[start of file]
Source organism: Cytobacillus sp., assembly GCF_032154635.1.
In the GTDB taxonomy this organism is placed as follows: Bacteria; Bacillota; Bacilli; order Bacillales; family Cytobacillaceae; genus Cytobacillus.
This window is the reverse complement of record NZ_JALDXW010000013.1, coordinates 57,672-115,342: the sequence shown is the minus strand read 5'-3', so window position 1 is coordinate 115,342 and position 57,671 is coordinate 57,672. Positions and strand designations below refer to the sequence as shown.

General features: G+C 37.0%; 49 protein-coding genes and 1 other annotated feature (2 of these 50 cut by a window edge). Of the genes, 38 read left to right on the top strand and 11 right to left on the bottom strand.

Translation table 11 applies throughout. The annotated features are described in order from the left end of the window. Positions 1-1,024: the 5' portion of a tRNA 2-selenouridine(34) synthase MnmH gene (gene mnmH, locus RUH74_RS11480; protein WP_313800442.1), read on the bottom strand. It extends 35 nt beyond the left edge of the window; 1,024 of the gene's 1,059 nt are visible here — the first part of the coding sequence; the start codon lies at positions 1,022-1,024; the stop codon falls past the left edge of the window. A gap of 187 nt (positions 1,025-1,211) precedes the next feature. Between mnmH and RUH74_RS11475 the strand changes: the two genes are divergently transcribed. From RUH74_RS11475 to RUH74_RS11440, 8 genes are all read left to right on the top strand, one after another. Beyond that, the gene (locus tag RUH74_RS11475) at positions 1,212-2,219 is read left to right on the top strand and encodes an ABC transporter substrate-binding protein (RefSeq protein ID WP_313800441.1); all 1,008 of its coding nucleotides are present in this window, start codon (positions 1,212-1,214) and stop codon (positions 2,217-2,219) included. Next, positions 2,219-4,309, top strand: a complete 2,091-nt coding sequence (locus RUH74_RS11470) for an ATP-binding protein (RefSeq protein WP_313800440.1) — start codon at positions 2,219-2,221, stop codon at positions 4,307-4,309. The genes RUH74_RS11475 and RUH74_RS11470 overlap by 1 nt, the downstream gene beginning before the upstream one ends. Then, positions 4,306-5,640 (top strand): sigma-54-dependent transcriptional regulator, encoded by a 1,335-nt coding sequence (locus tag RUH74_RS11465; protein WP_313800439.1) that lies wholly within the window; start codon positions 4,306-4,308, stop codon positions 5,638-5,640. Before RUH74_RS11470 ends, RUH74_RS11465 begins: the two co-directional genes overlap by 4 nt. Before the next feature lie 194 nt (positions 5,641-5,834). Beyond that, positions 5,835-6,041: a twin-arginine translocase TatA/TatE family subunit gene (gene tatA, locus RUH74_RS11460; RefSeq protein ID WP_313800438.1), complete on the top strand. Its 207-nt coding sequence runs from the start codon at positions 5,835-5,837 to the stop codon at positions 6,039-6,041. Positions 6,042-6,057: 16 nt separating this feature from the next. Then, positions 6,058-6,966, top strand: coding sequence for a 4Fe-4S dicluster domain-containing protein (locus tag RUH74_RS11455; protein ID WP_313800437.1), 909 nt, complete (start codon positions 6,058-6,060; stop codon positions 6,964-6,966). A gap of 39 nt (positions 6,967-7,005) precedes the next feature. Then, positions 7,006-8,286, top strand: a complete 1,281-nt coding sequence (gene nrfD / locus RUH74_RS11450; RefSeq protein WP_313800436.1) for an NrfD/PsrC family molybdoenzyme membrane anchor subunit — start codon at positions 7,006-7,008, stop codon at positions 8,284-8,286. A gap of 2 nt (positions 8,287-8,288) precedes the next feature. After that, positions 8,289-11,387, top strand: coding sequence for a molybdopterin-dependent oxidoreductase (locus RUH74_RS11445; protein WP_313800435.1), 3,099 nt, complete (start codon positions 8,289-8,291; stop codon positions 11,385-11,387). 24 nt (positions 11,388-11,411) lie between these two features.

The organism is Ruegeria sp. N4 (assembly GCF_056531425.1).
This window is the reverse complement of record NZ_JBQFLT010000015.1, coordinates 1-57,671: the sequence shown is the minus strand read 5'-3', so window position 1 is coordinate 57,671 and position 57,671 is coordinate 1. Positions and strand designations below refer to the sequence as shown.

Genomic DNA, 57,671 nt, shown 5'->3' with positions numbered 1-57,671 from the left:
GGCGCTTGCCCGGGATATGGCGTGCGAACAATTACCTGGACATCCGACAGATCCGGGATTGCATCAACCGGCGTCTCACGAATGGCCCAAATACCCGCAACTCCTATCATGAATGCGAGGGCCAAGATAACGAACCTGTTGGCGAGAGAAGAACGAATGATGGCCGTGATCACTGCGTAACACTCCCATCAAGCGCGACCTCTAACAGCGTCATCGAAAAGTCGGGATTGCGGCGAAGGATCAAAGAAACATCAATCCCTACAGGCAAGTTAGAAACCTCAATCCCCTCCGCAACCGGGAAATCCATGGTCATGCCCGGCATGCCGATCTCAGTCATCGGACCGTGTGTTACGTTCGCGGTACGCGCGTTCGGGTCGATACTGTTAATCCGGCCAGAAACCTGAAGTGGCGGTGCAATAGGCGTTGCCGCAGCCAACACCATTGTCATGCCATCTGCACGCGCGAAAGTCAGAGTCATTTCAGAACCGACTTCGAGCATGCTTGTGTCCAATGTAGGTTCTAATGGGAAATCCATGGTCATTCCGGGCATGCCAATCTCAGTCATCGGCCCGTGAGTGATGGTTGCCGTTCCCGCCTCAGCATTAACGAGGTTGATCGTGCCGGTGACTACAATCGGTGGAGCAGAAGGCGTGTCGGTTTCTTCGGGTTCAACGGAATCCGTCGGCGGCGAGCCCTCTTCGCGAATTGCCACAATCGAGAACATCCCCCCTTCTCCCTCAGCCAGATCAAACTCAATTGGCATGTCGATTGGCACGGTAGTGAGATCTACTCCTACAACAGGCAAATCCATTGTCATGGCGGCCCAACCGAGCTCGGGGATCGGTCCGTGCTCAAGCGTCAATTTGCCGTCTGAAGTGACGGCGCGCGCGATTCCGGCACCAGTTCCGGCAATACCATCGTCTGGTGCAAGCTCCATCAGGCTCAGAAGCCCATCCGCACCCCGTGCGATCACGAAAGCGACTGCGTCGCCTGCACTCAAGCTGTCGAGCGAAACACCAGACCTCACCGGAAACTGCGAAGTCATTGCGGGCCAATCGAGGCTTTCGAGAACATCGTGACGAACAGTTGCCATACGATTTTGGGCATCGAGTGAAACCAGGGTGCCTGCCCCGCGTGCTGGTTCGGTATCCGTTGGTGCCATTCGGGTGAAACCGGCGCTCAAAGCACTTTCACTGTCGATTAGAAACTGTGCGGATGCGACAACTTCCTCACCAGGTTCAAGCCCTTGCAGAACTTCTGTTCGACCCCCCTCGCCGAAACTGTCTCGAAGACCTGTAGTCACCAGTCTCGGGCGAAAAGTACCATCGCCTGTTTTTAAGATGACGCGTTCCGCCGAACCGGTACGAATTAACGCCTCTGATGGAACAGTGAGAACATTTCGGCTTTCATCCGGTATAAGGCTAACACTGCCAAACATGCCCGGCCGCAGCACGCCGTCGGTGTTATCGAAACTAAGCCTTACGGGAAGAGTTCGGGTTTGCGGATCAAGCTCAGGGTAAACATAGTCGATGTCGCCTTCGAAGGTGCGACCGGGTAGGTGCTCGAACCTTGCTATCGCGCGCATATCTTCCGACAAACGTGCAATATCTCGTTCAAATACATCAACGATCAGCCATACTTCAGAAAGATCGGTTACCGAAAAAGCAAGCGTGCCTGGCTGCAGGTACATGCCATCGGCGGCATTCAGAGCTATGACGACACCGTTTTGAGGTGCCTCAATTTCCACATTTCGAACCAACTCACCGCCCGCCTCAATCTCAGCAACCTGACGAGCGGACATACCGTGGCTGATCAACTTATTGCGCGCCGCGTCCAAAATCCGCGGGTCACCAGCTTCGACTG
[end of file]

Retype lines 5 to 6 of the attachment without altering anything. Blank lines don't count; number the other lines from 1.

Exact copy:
Translation table 11 applies throughout. The annotated features are described in order from the left end of the window. Positions 1-1,024: the 5' portion of a tRNA 2-selenouridine(34) synthase MnmH gene (gene mnmH, locus RUH74_RS11480; protein WP_313800442.1), read on the bottom strand. It extends 35 nt beyond the left edge of the window; 1,024 of the gene's 1,059 nt are visible here — the first part of the coding sequence; the start codon lies at positions 1,022-1,024; the stop codon falls past the left edge of the window. A gap of 187 nt (positions 1,025-1,211) precedes the next feature. Between mnmH and RUH74_RS11475 the strand changes: the two genes are divergently transcribed. From RUH74_RS11475 to RUH74_RS11440, 8 genes are all read left to right on the top strand, one after another. Beyond that, the gene (locus tag RUH74_RS11475) at positions 1,212-2,219 is read left to right on the top strand and encodes an ABC transporter substrate-binding protein (RefSeq protein ID WP_313800441.1); all 1,008 of its coding nucleotides are present in this window, start codon (positions 1,212-1,214) and stop codon (positions 2,217-2,219) included. Next, positions 2,219-4,309, top strand: a complete 2,091-nt coding sequence (locus RUH74_RS11470) for an ATP-binding protein (RefSeq protein WP_313800440.1) — start codon at positions 2,219-2,221, stop codon at positions 4,307-4,309. The genes RUH74_RS11475 and RUH74_RS11470 overlap by 1 nt, the downstream gene beginning before the upstream one ends. Then, positions 4,306-5,640 (top strand): sigma-54-dependent transcriptional regulator, encoded by a 1,335-nt coding sequence (locus tag RUH74_RS11465; protein WP_313800439.1) that lies wholly within the window; start codon positions 4,306-4,308, stop codon positions 5,638-5,640. Before RUH74_RS11470 ends, RUH74_RS11465 begins: the two co-directional genes overlap by 4 nt. Before the next feature lie 194 nt (positions 5,641-5,834). Beyond that, positions 5,835-6,041: a twin-arginine translocase TatA/TatE family subunit gene (gene tatA, locus RUH74_RS11460; RefSeq protein ID WP_313800438.1), complete on the top strand. Its 207-nt coding sequence runs from the start codon at positions 5,835-5,837 to the stop codon at positions 6,039-6,041. Positions 6,042-6,057: 16 nt separating this feature from the next. Then, positions 6,058-6,966, top strand: coding sequence for a 4Fe-4S dicluster domain-containing protein (locus tag RUH74_RS11455; protein ID WP_313800437.1), 909 nt, complete (start codon positions 6,058-6,060; stop codon positions 6,964-6,966). A gap of 39 nt (positions 6,967-7,005) precedes the next feature. Then, positions 7,006-8,286, top strand: a complete 1,281-nt coding sequence (gene nrfD / locus RUH74_RS11450; RefSeq protein WP_313800436.1) for an NrfD/PsrC family molybdoenzyme membrane anchor subunit — start codon at positions 7,006-7,008, stop codon at positions 8,284-8,286. A gap of 2 nt (positions 8,287-8,288) precedes the next feature. After that, positions 8,289-11,387, top strand: coding sequence for a molybdopterin-dependent oxidoreductase (locus RUH74_RS11445; protein WP_313800435.1), 3,099 nt, complete (start codon positions 8,289-8,291; stop codon positions 11,385-11,387). 24 nt (positions 11,388-11,411) lie between these two features.

The organism is Ruegeria sp. N4 (assembly GCF_056531425.1).